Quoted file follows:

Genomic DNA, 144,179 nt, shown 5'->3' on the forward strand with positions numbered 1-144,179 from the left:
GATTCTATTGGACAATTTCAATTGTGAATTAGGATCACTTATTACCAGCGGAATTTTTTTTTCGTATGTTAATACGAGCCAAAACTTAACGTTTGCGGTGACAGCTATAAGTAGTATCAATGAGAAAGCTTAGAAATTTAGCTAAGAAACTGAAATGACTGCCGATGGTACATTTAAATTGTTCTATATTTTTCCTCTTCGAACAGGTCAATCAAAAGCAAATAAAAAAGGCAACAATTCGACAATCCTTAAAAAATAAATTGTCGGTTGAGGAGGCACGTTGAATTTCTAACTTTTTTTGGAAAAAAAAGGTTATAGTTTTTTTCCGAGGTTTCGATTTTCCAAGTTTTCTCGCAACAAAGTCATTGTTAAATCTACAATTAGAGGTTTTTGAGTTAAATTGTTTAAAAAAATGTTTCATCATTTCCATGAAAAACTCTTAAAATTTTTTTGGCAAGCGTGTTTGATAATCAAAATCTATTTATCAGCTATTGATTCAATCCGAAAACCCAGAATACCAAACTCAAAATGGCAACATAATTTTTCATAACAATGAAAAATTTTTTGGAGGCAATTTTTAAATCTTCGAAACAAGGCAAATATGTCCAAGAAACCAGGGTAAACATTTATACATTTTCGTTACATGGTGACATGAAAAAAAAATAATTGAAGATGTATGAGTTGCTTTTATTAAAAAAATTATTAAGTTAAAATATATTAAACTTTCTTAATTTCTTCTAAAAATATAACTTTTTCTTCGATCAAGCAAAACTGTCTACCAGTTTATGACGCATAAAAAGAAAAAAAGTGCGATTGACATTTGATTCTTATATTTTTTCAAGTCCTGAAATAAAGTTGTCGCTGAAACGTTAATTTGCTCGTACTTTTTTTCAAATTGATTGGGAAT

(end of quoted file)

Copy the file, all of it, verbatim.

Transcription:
Genomic DNA, 144,179 nt, shown 5'->3' on the forward strand with positions numbered 1-144,179 from the left:
GATTCTATTGGACAATTTCAATTGTGAATTAGGATCACTTATTACCAGCGGAATTTTTTTTTCGTATGTTAATACGAGCCAAAACTTAACGTTTGCGGTGACAGCTATAAGTAGTATCAATGAGAAAGCTTAGAAATTTAGCTAAGAAACTGAAATGACTGCCGATGGTACATTTAAATTGTTCTATATTTTTCCTCTTCGAACAGGTCAATCAAAAGCAAATAAAAAAGGCAACAATTCGACAATCCTTAAAAAATAAATTGTCGGTTGAGGAGGCACGTTGAATTTCTAACTTTTTTTGGAAAAAAAAGGTTATAGTTTTTTTCCGAGGTTTCGATTTTCCAAGTTTTCTCGCAACAAAGTCATTGTTAAATCTACAATTAGAGGTTTTTGAGTTAAATTGTTTAAAAAAATGTTTCATCATTTCCATGAAAAACTCTTAAAATTTTTTTGGCAAGCGTGTTTGATAATCAAAATCTATTTATCAGCTATTGATTCAATCCGAAAACCCAGAATACCAAACTCAAAATGGCAACATAATTTTTCATAACAATGAAAAATTTTTTGGAGGCAATTTTTAAATCTTCGAAACAAGGCAAATATGTCCAAGAAACCAGGGTAAACATTTATACATTTTCGTTACATGGTGACATGAAAAAAAAATAATTGAAGATGTATGAGTTGCTTTTATTAAAAAAATTATTAAGTTAAAATATATTAAACTTTCTTAATTTCTTCTAAAAATATAACTTTTTCTTCGATCAAGCAAAACTGTCTACCAGTTTATGACGCATAAAAAGAAAAAAAGTGCGATTGACATTTGATTCTTATATTTTTTCAAGTCCTGAAATAAAGTTGTCGCTGAAACGTTAATTTGCTCGTACTTTTTTTCAAATTGATTGGGAAT